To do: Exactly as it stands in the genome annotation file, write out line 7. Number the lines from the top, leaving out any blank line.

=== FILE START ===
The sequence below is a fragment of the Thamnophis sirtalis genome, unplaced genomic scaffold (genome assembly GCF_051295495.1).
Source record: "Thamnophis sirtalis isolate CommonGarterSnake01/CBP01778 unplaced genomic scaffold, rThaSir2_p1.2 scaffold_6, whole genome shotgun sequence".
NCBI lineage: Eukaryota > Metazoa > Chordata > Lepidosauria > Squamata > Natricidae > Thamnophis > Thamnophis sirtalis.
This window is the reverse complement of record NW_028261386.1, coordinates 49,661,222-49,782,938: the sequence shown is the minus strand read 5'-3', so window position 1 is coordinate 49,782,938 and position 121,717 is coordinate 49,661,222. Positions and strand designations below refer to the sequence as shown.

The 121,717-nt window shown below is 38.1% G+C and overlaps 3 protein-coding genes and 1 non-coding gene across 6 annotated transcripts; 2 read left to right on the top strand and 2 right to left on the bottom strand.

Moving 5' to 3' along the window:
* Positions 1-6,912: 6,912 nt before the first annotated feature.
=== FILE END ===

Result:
* Positions 1-6,912: 6,912 nt before the first annotated feature.